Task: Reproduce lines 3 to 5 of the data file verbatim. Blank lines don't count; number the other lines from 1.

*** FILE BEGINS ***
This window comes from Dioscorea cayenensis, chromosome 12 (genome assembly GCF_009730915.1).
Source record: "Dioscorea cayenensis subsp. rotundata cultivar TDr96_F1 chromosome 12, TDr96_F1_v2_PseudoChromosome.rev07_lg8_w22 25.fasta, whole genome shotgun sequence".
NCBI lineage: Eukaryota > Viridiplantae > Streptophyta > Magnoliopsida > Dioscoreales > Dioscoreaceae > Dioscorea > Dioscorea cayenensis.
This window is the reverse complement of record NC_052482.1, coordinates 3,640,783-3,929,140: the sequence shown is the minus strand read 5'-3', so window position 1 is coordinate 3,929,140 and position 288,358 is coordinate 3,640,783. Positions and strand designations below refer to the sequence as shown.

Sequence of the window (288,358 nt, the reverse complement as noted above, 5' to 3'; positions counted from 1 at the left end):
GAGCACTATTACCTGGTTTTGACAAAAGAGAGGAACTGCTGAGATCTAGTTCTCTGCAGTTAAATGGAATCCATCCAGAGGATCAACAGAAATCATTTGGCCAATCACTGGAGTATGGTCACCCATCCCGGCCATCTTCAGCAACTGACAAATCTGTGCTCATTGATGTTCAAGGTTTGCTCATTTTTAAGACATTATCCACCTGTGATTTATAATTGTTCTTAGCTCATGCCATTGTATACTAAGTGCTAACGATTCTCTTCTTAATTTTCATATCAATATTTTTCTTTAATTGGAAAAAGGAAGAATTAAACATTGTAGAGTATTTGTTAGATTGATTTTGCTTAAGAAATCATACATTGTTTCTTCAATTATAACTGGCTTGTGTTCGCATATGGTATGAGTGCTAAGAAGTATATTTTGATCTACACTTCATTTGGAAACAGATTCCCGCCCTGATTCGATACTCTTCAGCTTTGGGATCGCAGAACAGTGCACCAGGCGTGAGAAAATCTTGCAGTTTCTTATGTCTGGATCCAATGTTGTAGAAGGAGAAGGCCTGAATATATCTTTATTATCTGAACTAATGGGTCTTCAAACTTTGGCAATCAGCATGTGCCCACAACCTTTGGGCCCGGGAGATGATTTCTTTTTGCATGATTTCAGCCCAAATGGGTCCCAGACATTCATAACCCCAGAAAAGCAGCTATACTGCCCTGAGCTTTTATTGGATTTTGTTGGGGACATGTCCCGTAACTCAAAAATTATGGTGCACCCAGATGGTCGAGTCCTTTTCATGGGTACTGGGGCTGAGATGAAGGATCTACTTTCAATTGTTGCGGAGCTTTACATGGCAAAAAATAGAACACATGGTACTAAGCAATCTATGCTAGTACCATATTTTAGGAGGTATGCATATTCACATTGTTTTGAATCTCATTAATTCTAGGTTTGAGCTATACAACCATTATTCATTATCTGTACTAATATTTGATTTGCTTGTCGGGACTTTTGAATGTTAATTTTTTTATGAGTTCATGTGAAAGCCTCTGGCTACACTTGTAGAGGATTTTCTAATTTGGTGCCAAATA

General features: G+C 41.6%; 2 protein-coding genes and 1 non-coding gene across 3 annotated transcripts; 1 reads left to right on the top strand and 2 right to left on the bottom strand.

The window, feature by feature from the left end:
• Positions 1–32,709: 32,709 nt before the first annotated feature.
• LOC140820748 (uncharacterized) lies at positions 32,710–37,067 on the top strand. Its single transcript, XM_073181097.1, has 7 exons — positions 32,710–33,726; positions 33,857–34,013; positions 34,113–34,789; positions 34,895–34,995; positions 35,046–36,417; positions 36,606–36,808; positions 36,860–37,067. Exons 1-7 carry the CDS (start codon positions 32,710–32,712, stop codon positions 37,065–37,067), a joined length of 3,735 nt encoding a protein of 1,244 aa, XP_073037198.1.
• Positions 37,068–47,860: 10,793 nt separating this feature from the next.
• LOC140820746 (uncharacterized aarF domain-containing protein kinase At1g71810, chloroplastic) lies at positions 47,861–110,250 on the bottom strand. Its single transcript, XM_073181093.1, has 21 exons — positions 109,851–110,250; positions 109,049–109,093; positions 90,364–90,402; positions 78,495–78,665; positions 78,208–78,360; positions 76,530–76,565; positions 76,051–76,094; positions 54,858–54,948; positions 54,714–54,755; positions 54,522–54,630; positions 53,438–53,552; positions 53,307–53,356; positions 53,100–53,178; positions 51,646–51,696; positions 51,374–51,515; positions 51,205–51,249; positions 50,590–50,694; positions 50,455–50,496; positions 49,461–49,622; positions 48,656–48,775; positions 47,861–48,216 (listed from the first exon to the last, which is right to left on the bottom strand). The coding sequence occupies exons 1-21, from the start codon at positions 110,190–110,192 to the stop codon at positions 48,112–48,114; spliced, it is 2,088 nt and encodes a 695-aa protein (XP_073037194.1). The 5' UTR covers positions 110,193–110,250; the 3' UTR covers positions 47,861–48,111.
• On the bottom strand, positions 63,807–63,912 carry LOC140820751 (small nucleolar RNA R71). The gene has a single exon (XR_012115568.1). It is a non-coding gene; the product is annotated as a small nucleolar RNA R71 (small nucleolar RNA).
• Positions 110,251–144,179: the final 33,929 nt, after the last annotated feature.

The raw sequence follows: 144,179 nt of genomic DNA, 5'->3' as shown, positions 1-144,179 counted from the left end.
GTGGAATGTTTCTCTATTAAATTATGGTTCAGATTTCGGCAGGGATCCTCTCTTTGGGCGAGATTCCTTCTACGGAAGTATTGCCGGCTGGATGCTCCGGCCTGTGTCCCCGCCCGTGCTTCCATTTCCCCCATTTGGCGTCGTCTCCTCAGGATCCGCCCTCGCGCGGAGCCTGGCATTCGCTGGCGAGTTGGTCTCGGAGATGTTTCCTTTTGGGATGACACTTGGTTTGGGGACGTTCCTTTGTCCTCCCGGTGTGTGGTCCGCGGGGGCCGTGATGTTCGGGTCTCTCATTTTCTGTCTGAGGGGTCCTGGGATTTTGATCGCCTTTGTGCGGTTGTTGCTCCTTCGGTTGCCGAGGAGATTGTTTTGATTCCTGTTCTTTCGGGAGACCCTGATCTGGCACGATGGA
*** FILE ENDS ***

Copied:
NCBI lineage: Eukaryota > Viridiplantae > Streptophyta > Magnoliopsida > Dioscoreales > Dioscoreaceae > Dioscorea > Dioscorea cayenensis.
This window is the reverse complement of record NC_052482.1, coordinates 3,640,783-3,929,140: the sequence shown is the minus strand read 5'-3', so window position 1 is coordinate 3,929,140 and position 288,358 is coordinate 3,640,783. Positions and strand designations below refer to the sequence as shown.

Sequence of the window (288,358 nt, the reverse complement as noted above, 5' to 3'; positions counted from 1 at the left end):